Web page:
Musicology,

What is music anyway?

November 05, 2016

Listen to the episode

 

Summary

How much music do you consume? But do you know what it is?

An average person listens to more than 25 hrs each week, which amounts to 13 years of your life, spent on listening to music!

Music is in the fabric of our modern lives, and we have a soundtrack for nearly every activity. But, ironically, most people have no idea how music works or even the basics of how to listen and appreciate music.

This episode explores the basic nature of music. If we boil music down to its essence, what is it? Is it a universal language, as some have claimed? What does that mean? What is it communicating?

Defining music is not easy. The next three episodes will help you understand music, possibly like you have never seen before.

 

Links

Artist: Snarky Puppy

You can watch the full Snarky Puppy “What About Me?” video here.

 

Transcript

Before we start our first episode, let me tell you why musical literacy is important for our culture and for you personally.

How much time do you spend every day listening to music? If you’re an average person, you listen to music 25hrs each week and in your lifetime, you will spend 13 years listening to music.

No one will deny that music is more interwoven into the fabric of our 21st century digital experience, than in any other society in the history of the world.  We listen while driving, while jogging, while working, while studying, when going to sleep, when waking up. We no longer buy tapes or CD’s because all of the artists and albums of the world are in our pocket in and our ears.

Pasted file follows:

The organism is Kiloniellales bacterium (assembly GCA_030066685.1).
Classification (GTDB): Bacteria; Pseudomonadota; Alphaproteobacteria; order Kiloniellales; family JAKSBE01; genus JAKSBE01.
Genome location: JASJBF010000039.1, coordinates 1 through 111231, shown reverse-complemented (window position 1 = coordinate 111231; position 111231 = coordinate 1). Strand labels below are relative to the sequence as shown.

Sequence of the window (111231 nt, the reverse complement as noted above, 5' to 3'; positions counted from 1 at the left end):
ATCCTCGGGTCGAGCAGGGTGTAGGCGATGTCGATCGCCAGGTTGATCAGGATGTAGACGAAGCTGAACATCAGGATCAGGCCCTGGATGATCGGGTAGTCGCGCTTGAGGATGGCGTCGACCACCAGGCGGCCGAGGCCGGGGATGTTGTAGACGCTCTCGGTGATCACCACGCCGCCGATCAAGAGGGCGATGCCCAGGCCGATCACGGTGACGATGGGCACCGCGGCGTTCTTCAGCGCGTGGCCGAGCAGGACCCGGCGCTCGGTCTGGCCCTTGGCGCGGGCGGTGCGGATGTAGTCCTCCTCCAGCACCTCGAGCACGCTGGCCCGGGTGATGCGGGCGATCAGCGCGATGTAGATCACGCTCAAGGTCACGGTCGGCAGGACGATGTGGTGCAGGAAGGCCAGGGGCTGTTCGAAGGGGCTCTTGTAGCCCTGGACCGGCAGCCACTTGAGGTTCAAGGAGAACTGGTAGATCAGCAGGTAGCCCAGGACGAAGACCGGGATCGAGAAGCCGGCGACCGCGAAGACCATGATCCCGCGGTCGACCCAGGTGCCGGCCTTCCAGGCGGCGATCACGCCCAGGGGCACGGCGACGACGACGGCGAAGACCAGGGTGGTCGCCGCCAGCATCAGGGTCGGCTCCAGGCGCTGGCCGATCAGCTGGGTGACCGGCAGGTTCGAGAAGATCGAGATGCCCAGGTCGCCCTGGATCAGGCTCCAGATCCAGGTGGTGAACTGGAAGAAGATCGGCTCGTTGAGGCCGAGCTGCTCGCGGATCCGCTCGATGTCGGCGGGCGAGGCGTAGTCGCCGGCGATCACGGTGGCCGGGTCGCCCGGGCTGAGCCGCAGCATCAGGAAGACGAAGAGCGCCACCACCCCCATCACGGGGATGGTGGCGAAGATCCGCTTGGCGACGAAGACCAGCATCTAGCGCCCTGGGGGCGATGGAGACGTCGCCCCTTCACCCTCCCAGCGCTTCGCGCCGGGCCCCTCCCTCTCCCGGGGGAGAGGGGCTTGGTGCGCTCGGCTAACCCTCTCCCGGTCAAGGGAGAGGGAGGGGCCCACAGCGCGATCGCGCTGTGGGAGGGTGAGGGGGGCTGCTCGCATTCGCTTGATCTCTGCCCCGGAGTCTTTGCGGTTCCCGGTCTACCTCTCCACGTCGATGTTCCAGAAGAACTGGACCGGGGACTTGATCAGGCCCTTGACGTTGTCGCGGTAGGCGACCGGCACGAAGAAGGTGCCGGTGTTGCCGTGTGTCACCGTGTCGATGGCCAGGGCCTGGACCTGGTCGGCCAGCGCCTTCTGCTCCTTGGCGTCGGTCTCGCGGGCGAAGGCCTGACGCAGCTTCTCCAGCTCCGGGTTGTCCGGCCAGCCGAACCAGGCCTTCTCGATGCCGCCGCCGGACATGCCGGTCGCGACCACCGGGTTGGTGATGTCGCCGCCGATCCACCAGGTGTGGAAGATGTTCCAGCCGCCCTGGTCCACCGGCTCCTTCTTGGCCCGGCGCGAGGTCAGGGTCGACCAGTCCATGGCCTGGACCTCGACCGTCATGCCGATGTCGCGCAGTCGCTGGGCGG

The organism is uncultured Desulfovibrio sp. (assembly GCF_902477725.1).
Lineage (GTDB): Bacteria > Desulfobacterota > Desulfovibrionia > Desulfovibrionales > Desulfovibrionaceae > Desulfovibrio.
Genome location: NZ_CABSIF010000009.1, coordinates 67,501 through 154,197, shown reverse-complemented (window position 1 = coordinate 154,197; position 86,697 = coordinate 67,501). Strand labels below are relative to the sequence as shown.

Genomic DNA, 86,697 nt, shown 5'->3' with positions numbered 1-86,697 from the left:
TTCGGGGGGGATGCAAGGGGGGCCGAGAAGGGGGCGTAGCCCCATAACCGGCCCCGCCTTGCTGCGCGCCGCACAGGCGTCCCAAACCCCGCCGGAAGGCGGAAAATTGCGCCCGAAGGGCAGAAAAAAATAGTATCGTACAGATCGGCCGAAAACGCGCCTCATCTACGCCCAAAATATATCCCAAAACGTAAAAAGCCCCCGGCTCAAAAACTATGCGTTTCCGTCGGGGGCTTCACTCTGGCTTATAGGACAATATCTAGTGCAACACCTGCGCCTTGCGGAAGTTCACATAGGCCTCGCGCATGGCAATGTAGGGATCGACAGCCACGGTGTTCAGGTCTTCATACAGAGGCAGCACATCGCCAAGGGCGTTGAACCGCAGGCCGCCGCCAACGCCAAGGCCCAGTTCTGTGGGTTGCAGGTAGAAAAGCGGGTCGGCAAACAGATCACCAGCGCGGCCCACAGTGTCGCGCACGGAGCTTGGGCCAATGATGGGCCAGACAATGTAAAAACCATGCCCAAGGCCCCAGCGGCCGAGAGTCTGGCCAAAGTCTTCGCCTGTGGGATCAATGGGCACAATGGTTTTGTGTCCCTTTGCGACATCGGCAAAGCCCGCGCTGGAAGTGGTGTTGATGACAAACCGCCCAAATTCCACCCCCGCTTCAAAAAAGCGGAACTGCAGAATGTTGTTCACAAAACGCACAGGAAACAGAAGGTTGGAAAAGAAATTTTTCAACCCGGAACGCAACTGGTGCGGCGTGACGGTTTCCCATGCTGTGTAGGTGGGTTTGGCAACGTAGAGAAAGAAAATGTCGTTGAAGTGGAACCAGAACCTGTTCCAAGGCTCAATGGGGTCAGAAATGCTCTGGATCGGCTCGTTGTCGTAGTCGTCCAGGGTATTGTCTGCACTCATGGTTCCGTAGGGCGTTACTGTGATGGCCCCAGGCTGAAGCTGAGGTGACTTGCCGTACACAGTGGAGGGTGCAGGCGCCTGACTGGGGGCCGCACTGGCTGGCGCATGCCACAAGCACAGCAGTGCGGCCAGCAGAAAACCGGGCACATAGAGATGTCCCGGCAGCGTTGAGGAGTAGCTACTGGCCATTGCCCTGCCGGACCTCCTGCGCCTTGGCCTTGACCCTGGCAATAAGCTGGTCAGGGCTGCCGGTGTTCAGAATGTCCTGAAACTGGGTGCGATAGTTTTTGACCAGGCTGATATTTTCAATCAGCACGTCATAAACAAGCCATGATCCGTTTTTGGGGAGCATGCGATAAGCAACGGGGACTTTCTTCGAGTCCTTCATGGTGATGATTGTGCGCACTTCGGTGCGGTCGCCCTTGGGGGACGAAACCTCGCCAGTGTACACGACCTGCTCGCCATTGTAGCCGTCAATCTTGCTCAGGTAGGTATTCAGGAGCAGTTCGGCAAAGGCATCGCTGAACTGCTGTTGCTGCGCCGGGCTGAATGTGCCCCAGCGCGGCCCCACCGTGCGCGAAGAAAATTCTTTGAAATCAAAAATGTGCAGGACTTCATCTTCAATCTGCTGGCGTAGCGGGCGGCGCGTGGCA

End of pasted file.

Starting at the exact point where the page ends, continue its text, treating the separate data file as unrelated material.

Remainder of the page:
But… in the most ironic twist. This musical revolution is exploding in the soil of cultural musical illiteracy. Most people have no idea how music works. You might think this is crazy, but even many musicians today, can’t even read sheet music.

Is this a bad thing? Of course it is. But judge for yourself.

Is illiteracy ever a good thing? and ignorance, well, it only gets you so far.

You see, when you understand music, your capacity to appreciate and enjoy it is exponentially greater. Imagine attending a football game and not knowing how the game actually works.

While there is still something to appreciate: the large crowd, the hotdogs, and perhaps some action on the field… but that is not to compare, as with someone who is able to appreciate every play and know exactly what is happening on the field.

But even for your pragmatists, music is a powerful tool that can actually make your life more productive. You see, the power of music is contained in it’s ability to influence how we feel and our mood in general. Knowing how to harness various genres to make our lives more productive is more empowering than you can imagine.

Finally, music can only progress and evolve when society supports musicians who are actually making progress. Let’s be honest, there are a lot of bad musicians out there. So the goal of this podcast is to make you musically literate, so that you can intelligently interact with music and enjoy it for everything it has to offer!

And now, for this very first episode, perhaps the most appropriate question to begin with, is a very fundamental one:

What is Music?

Here’s something incredible. Right now, as I’m communicating with you, an almost magical process is at work. Through this vehicle of verbal communication, I am actually able to take concrete ideas and thoughts, and transfer them into your mind so that you would also possess the same thoughts and ideas.

Of course this process seems banal because it’s so common to the human experience. But let’s parse it for just a moment, and than we’ll compare it to the language of music.